Julia Kolchinsky Dasbach: “Practice Children Don’t Survive the Holidays”

2019 Jack Grapes Poetry Prize finalist selected by judge Alexis Rhone Fancher

The shock of this poem, coupled with the poet’s precise language and brilliant imagery, made for a fantastic read. Each time I read this poem, I was blown away by its audacity and strange logic. It knocked me out.

— Alexis Rhone Fancher


Practice Children Don’t Survive the Holidays

I’ve killed them all.
Lola, Layla, Hedwig.
Always named them
first, Fran and Nancy.
Too much or not enough
water or light. They don’t belong
on kitchen sills, inside
cubicles, but I’ve left them
to dry or drown, even
suffocated one once, windows
closed in summer, the car air
too static-hot for new buds.
I was gone minutes, iced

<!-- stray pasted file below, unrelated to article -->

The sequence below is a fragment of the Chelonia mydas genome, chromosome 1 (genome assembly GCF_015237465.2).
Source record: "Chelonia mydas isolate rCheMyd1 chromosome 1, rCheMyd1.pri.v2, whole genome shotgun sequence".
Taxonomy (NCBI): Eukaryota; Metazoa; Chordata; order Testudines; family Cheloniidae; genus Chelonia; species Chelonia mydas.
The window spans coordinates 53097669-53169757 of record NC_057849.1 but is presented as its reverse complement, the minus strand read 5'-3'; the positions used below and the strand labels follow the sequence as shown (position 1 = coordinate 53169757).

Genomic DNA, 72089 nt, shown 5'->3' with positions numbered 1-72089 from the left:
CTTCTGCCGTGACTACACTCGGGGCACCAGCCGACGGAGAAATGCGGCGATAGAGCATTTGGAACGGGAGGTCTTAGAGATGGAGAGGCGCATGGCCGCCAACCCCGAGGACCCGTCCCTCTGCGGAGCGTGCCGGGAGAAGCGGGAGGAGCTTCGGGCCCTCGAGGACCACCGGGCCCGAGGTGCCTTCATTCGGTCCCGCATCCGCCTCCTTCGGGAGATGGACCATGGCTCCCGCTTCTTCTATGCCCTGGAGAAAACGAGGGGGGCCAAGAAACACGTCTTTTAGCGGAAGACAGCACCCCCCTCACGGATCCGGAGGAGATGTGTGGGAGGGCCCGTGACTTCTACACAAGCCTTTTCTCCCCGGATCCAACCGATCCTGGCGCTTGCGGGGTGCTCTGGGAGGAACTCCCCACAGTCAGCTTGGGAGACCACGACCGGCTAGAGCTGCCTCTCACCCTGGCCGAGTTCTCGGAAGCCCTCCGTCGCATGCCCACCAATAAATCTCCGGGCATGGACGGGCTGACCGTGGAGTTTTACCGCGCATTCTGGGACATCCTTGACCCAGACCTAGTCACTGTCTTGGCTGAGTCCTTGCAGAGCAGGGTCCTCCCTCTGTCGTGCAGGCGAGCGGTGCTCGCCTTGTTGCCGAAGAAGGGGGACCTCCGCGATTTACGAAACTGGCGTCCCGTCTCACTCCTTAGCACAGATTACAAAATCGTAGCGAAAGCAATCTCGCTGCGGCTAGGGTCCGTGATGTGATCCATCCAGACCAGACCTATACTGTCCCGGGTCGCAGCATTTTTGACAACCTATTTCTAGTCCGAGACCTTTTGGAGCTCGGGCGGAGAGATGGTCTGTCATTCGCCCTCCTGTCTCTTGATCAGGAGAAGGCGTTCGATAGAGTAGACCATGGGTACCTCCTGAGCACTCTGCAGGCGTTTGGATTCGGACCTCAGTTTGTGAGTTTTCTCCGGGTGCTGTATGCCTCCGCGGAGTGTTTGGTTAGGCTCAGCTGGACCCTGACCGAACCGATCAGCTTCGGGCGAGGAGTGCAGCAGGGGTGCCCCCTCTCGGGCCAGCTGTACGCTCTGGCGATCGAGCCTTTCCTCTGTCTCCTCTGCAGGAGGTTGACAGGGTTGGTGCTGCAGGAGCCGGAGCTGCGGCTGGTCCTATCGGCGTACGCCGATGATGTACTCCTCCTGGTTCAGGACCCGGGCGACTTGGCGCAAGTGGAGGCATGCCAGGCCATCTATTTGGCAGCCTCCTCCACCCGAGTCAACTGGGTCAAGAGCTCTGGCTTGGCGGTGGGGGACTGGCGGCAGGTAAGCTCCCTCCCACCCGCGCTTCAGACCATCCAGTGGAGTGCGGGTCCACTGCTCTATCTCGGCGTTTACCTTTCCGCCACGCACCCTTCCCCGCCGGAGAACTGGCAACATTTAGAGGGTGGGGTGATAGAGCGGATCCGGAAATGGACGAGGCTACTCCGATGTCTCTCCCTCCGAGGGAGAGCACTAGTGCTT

coffee, minutes, I think, maybe
a smoothie, but returned
to a littered backseat, white
petals already curling
brown at the edges, closing
around my finger on reflex
like newborns’ involuntary
grasp when you stroke
their palm or sole. But flowers
live quietly and die
the same. The latest
was burning. I didn’t know
I had it in me      to go that far,
to do it                with my own hand,
but during the last night’s prayer,
the candle’s wick was longer
than expected. By the time I’d lit
all eight, the first flame rose
so high, it singed right through
the orchid. Nancy, she’d lived
the longest, a gift after the three
I’d killed before, after
I made my husband
swear, no more. After
he’d gotten me one anyway,
paper origami blooms
arranged with wire, grown
stable out of charcoal stone,
assuring me, there is no way
this could die. The trees
she’s made of burned
as quietly as skin.

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